Though Dorothy’s experiences are emotional, including the reunion with her birth family and the subsequent investigation, her internal thoughts aren’t shared. She’s an aloof figure, and it becomes hard to relate to her with empathy. Scott is a more active character: he’s aggressive and takes action. He’s positioned as someone who makes his own choices, and his clear-cut decision-making is compelling. The enforcement officials working Dorothy’s potential kidnapping case are less believably constructed; their protocol for interviews, and their evidence collecting, seems sloppy.
The narration is detached as it moves between characters, its point of view jumping from Dorothy to the investigating officers, between the heartwarming family reunion and the ongoing investigation. This back-and-forth pattern moves both of the plot elements forward well. Secondary characters involved in the disappearance of Scott and Dorothy’s mother give themselves away with their obvious reactions and statements, though; the plot twist at the end of the book is spoiled too early on as a result.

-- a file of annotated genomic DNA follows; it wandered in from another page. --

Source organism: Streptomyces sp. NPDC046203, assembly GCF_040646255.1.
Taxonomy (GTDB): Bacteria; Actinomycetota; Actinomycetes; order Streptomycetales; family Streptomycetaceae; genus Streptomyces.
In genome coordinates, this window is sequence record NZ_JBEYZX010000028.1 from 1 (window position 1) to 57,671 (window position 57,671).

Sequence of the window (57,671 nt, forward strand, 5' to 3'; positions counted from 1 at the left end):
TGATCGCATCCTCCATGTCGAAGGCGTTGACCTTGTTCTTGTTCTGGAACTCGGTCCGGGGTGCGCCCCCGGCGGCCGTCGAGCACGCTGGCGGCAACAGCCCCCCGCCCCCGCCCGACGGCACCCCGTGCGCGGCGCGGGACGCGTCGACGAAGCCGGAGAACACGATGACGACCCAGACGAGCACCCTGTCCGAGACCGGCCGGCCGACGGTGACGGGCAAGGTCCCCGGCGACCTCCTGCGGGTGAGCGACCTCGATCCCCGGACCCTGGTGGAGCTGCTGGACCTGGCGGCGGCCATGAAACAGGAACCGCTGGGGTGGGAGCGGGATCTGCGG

Dorothy never suspected anything unusual in her family until a blood test taken during a college course reveals she couldn’t possibly be the natural daughter of the parents who raised her. Driven to find her birth family, she applies for a spot on a television program that tracks down and reunites adopted children with their birth families. However, when the television crew matches her DNA to that of mysterious nineteen-year-old cold case being investigated by another television show, her simple search turns into something far more nefarious. Was she adopted or kidnapped? And what happened to her birth mother all those years ago? With the aid of her brother, Scott, the siblings set off to find the truth — but will it unite them, or divide their families forever?